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IELTS Writing Task 1 - Bar chart 1

30/11/2016 15:11

The bar chart compares the cost of an average house in five major cities over a period of 13 years from 1989.

We can see that house prices fell overall between 1990 and 1995, but most of the cities saw rising prices between 1996 and 2002. London experienced by far the greatest changes in house prices over the 13-year period.

Over the 5 years after 1989, the cost of average homes in Tokyo and London dropped by around 7%, while New York house prices went down by 5%. By contrast, prices rose by approximately 2% in both Madrid and Frankfurt.

Between 1996 and 2002, London house prices jumped to around 12% above the 1989 average. Homebuyers in New York also had to pay significantly more, with prices rising to 5% above the 1989 average, but homes in Tokyo remained cheaper than they were in 1989. The cost of an average home in Madrid rose by a further 2%, while prices in Frankfurt remained stable. (165)



The graph shows changes in the age profile of Internet users in Taiwan between 1998 and 2000.

The main users of the Internet in Taiwan are young adults between 16 and 30 years old. In 1998, they accounted for more than half of all users. In 1999 the number dropped slightly to 45%, but even in 2000 they were the biggest group.

The second biggest group of users is aged between 31 and 50. They made up 41% in 1998, falling slightly to 37% in 2000. When combined with the 16-30 age group, over 94% of users in 1998 were between 16 and 50.

However this number is dropping steadily as more children and older users log on. In 1999, the number of children online quadrupled from 2% to 8%, and it continued to increase in 2000. There were similar increases for older users, rising from 4% in 1998 to 10% in 2000.

In summary, while adults between 16 and 50 still represent the great majority of Internet users in Taiwan, their share is declining as more children and older users join the web.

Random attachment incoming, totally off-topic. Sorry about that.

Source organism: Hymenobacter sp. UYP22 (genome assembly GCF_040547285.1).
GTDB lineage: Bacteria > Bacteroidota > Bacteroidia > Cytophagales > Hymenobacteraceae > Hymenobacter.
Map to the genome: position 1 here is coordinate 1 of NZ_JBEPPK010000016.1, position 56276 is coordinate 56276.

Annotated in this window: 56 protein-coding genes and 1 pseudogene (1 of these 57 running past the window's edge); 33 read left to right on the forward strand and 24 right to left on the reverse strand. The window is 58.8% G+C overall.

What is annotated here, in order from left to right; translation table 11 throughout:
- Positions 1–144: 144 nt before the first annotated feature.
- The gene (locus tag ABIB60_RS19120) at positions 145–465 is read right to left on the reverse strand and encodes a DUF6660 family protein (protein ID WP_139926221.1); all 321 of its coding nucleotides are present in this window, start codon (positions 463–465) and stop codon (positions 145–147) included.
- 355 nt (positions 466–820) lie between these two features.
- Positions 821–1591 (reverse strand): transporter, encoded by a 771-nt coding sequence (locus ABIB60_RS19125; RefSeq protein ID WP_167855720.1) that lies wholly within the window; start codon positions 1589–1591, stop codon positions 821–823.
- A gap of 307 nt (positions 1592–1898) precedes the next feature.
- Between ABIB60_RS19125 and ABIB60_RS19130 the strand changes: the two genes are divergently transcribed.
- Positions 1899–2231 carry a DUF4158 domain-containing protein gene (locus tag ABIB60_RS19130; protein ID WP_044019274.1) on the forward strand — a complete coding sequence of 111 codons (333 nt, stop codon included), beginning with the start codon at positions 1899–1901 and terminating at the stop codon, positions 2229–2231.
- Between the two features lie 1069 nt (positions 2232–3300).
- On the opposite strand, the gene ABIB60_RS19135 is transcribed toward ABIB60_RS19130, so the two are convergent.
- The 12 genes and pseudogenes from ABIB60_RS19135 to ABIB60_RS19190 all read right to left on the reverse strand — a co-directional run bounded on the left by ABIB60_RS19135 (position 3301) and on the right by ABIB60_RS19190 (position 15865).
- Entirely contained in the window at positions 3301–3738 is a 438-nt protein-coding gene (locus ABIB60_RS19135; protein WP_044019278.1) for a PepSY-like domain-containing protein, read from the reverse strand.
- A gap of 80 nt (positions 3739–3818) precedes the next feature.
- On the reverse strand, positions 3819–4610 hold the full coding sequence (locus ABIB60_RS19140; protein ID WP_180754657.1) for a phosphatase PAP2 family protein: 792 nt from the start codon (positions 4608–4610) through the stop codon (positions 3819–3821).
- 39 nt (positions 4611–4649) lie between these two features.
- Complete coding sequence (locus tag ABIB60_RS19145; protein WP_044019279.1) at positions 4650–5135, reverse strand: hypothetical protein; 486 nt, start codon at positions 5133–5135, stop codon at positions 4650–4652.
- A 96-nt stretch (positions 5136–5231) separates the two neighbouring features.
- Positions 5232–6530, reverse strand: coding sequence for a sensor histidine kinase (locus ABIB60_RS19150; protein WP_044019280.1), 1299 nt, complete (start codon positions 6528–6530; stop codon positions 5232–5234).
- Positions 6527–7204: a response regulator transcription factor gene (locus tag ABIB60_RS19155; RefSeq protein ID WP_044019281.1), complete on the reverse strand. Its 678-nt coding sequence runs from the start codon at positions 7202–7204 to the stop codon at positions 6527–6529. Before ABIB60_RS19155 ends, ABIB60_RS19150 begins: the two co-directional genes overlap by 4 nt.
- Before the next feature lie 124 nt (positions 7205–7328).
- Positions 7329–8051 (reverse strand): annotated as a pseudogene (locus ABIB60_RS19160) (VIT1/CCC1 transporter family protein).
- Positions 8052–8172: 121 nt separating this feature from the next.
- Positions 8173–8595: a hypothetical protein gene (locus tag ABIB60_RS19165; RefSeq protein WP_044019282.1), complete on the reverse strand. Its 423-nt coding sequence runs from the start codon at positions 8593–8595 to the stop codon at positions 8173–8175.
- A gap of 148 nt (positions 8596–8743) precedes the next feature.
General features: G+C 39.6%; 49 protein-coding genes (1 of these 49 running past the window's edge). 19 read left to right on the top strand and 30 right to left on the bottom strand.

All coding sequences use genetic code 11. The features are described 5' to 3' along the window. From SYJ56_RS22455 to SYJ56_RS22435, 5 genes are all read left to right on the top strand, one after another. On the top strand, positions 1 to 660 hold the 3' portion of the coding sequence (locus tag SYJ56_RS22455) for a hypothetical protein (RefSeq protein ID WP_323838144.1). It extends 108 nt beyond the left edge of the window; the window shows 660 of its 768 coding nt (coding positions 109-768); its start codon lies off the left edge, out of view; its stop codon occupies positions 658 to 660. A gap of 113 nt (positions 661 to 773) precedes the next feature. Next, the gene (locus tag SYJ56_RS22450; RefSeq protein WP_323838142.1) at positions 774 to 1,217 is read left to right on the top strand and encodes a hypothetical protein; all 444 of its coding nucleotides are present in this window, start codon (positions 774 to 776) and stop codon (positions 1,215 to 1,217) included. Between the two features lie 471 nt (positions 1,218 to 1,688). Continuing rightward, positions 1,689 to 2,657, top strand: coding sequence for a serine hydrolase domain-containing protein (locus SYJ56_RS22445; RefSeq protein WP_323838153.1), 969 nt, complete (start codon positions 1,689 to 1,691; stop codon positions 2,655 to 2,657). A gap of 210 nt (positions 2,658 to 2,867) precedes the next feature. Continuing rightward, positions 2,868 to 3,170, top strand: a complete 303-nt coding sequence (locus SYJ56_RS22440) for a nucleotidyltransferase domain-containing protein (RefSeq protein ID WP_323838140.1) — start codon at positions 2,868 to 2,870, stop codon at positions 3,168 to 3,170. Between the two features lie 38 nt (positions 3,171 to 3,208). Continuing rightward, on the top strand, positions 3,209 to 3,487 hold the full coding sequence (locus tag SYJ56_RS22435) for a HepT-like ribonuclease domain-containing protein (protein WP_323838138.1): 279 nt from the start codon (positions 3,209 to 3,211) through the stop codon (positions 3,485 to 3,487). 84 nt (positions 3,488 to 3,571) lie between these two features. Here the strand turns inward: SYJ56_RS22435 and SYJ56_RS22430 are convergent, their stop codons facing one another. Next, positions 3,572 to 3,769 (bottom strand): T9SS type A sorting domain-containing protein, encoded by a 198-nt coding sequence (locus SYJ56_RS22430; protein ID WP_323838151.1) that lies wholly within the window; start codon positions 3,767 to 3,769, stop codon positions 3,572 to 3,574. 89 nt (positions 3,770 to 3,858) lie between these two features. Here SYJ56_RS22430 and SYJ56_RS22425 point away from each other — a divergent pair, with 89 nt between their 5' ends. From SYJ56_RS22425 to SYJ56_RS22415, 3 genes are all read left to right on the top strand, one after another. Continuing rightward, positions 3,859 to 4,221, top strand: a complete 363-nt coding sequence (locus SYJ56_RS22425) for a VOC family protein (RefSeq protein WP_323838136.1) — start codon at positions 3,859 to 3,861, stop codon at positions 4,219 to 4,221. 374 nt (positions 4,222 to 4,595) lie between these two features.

The chart shows male and female graduates from the Higher Colleges of Technology colleges in the UAE.

The most outstanding feature of the graph is female graduates outnumber males in all the colleges. For example, in Dubai, there are 30% more women graduates than men. There are also large differences in Al Ain and in Ras Al Khaimah. However, the number of men and women is almost equal in the colleges in Abu Dhabi.

There are also big differences in the sizes of the colleges. Ras Al Khaimah has less than 300 students altogether, while Abu Dhabi has about 600 and Dubai has almost 1000

In summary, women outnumber men in all the colleges, and there are significant differences in the sizes of the colleges.


The chart below shows the amount spent on six consumer goods in four European countries.

The chart shows that Britain, among the four European countries listed, has spent most heavily on the range of consumer goods included. In every case, British spending is considerably higher than that of other countries; only in the case of tennis racquets does another country, Italy, come close.

In contrast, Germany is generally the lowest spender. This Is most evident in photographic film, where Germany spends much less than Britain. Germany only spends more than another country, France, in two cases; tennis racquets and perfumes.

Meanwhile, France and Italy generally maintain middle positions, averaging approximately similar spending overall. Specifically, France spends more on CDs and photographic film but less on tennis racquets than Italy does. Italy’s spending on personal stereos is only marginally greater than that of France, while spending on toys is equal between the two.

It is clear from the data given that there are some significant differences in spending habits within Europe.


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